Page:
Skip to main content Accessibility help
Hostname: page-component-768ffcd9cc-9th95 Total loading time: 2.282 Render date: 2022-11-30T00:38:05.296Z Has data issue: true Feature Flags: { "shouldUseShareProductTool": true, "shouldUseHypothesis": true, "isUnsiloEnabled": true, "useRatesEcommerce": false, "displayNetworkTab": true, "displayNetworkMapGraph": false, "useSa": true } hasContentIssue true

Treatment Optimization in Multiple Sclerosis: Canadian MS Working Group Recommendations

Published online by Cambridge University Press:  06 April 2020

Mark S. Freedman*
The University of Ottawa and the Ottawa Hospital Research Institute, Ottawa, Ontario, Canada
Virginia Devonshire
University of British Columbia, Vancouver, British Columbia, Canada
Pierre Duquette
Centre hospitalier de l’Université de Montréal, Montreal, Québec, Canada
Paul S. Giacomini
Montreal Neurological Institute and Hospital, Montreal, Québec, Canada
Fabrizio Giuliani
University of Alberta, Edmonton, Alberta, Canada
Michael C. Levin
University of Saskatchewan, Saskatoon, Saskatchewan, Canada
Xavier Montalban
St. Michael’s Hospital, Toronto, Ontario, Canada
Sarah A. Morrow
London Health Sciences Centre, London, Ontario, Canada
Jiwon Oh
St. Michael’s Hospital, Toronto, Ontario, Canada
Dalia Rotstein
St. Michael’s Hospital, Toronto, Ontario, Canada
E. Ann Yeh
The Hospital for Sick Children, Toronto, Ontario, Canada
Correspondence to: Mark S. Freedman, HBSc MSc MD CSPQ FANA FAAN FRCPC, Professor of Medicine (Neurology), Ottawa, Ontario, Canada. Email:
Rights & Permissions[Opens in a new window]


The Canadian Multiple Sclerosis Working Group has updated its treatment optimization recommendations (TORs) on the optimal use of disease-modifying therapies for patients with all forms of multiple sclerosis (MS). Recommendations provide guidance on initiating effective treatment early in the course of disease, monitoring response to therapy, and modifying or switching therapies to optimize disease control. The current TORs also address the treatment of pediatric MS, progressive MS and the identification and treatment of aggressive forms of the disease. Newer therapies offer improved efficacy, but also have potential safety concerns that must be adequately balanced, notably when treatment sequencing is considered. There are added discussions regarding the management of pregnancy, the future potential of biomarkers and consideration as to when it may be prudent to stop therapy. These TORs are meant to be used and interpreted by all neurologists with a special interest in the management of MS.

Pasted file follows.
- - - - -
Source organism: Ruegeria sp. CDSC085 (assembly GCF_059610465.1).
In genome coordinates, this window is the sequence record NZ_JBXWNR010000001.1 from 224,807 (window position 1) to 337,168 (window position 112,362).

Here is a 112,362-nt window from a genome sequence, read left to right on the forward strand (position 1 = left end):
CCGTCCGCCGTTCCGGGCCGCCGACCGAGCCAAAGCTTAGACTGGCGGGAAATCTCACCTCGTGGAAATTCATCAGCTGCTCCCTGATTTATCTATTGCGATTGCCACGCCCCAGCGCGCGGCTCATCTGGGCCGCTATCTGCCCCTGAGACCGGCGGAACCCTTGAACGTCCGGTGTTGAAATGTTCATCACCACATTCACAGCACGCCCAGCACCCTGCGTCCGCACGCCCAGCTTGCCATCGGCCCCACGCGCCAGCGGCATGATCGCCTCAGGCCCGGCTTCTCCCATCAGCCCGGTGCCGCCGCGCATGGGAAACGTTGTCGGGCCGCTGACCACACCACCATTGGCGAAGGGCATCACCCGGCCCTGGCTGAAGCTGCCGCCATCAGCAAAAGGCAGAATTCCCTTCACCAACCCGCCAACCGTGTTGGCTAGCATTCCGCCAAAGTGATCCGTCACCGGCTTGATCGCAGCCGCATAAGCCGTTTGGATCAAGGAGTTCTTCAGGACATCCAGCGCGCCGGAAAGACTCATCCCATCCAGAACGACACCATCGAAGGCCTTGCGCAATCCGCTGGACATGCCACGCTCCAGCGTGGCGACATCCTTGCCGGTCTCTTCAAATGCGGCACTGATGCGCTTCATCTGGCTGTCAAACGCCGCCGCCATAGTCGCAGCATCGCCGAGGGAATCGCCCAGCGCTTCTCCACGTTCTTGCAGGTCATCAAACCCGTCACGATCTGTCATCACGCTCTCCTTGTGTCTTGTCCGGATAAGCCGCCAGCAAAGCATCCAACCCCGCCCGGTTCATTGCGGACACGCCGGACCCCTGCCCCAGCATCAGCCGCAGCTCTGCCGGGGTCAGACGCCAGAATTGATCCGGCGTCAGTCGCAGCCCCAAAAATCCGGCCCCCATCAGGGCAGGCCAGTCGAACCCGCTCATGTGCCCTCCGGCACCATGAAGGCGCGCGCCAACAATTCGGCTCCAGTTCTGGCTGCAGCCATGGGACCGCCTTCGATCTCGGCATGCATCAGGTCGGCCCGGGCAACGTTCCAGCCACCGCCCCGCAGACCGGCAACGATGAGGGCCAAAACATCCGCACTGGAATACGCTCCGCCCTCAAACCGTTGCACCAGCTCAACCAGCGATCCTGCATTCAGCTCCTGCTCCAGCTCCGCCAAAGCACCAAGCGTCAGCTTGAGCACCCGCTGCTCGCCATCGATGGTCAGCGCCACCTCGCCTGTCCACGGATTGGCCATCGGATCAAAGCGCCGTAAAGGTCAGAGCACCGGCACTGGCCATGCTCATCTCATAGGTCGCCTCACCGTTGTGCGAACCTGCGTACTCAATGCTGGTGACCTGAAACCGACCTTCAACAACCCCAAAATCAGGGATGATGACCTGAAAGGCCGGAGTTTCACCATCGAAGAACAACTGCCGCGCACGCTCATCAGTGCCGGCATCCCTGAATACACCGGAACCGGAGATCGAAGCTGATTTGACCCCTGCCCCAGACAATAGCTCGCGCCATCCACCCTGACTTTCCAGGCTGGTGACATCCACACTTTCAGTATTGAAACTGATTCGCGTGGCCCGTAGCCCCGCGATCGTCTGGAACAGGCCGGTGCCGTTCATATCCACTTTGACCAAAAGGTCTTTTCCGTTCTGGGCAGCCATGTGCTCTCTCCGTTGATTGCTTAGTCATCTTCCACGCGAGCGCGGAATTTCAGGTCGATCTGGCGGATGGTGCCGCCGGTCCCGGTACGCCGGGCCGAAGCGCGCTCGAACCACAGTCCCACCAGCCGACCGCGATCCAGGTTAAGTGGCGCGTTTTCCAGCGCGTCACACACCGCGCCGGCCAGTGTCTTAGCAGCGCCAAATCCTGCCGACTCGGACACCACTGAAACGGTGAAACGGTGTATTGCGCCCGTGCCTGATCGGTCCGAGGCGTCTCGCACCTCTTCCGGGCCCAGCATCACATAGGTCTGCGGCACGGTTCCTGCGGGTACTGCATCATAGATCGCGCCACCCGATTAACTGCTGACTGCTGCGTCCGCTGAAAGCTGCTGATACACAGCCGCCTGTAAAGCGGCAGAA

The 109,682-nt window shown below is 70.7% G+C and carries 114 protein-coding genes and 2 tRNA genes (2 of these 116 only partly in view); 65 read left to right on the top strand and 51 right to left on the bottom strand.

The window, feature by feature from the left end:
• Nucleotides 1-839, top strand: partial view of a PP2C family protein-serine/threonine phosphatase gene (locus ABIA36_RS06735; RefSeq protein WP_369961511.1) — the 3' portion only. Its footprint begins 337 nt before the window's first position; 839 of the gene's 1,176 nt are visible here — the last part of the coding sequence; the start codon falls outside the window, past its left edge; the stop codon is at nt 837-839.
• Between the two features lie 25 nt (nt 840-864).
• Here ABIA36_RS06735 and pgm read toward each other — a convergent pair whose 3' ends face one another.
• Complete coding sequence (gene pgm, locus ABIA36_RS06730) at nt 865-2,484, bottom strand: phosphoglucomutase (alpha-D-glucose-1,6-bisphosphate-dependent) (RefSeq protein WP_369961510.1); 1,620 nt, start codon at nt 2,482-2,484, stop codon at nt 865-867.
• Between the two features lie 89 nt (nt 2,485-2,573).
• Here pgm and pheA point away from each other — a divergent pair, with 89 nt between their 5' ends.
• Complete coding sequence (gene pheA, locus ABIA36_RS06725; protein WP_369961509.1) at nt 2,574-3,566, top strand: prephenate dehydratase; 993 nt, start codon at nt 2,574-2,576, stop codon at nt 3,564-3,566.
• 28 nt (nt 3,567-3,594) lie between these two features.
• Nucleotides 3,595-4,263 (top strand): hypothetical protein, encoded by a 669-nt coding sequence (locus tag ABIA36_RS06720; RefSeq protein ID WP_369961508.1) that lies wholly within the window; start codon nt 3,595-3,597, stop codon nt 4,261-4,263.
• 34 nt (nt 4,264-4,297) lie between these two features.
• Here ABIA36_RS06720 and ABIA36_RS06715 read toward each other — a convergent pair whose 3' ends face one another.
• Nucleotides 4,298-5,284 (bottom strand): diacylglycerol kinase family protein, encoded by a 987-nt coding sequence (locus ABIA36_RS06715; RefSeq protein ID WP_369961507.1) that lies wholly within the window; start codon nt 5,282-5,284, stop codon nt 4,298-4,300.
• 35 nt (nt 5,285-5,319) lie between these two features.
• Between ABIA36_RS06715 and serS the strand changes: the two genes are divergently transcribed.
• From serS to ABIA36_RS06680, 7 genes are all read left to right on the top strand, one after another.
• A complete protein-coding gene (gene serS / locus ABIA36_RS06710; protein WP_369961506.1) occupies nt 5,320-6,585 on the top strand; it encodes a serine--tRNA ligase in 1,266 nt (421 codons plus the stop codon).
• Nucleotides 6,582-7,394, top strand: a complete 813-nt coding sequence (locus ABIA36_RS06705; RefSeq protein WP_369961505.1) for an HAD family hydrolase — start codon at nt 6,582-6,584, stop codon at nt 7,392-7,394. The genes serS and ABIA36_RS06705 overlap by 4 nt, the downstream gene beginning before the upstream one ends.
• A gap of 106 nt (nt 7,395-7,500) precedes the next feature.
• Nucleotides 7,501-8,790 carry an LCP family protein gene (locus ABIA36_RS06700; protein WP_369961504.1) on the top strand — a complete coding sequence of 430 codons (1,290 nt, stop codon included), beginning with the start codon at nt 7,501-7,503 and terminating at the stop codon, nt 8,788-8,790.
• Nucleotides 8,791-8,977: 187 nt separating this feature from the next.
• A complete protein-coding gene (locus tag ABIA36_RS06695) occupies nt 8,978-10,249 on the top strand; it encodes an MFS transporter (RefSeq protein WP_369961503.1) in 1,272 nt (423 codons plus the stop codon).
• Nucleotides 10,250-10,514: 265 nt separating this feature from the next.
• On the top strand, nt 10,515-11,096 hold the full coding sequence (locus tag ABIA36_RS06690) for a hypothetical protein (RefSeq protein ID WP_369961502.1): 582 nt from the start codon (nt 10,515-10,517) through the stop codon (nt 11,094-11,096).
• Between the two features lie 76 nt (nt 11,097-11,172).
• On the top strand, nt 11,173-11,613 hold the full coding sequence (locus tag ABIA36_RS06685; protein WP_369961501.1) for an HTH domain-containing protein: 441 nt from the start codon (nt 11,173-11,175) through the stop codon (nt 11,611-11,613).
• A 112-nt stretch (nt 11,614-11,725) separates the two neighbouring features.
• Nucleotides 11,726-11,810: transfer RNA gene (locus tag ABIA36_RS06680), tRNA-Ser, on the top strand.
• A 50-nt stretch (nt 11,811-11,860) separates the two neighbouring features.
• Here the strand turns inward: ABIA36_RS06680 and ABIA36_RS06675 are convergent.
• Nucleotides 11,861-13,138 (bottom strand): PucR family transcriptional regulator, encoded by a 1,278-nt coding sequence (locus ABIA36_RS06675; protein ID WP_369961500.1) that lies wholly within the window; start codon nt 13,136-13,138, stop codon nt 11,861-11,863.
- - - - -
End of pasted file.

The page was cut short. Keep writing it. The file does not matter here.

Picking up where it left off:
Résumé :


L’optimisation des traitements destinés à la sclérose en plaques : les recommandations du Canadian Multiple Sclerosis Working Group.

Le Canadian Multiple Sclerosis Working Group (CMSWG) vient de mettre à jour ses recommandations visant à optimiser l’utilisation de médicaments modificateurs de l’évolution de l’état de santé de patients atteints de toutes les formes de sclérose en plaques (SP). Ces recommandations, rappelons-le, fournissent des lignes directrices quant à l’amorce d’un traitement efficace au début de la maladie mais aussi quant à un suivi de la réponse des patients à un traitement et à des modifications à un traitement, voire un nouveau traitement, dans le but d’optimiser le contrôle de la SP. Les recommandations actuelles ont également abordé le traitement des cas de SP affectant les enfants, la SP progressive ainsi que l’identification et le traitement de formes de la maladie davantage foudroyantes. Bien que les traitements plus récents offrent une efficacité accrue, des problèmes potentiels en matière de sécurité doivent aussi être pris en compte de façon adéquate, notamment lorsqu’une alternance de traitements (treatment sequencing) est envisagée. À noter que d’autres éléments de discussion et considérations ont été ajoutés par le CMSWG au sujet de la prise en charge des patientes enceintes, du potentiel des biomarqueurs dans le futur et du moment où il peut être prudent de cesser un traitement. Toutes ces recommandations sont destinées à être utilisées et interprétées par tous les neurologues qui nourrissent un intérêt particulier à l’égard de la prise en charge de la SP.

Review Article
Creative Commons
Creative Common License - CCCreative Common License - BY
This is an Open Access article, distributed under the terms of the Creative Commons Attribution licence (, which permits unrestricted re-use, distribution, and reproduction in any medium, provided the original work is properly cited.
Copyright © 2020 The Canadian Journal of Neurological Sciences Inc.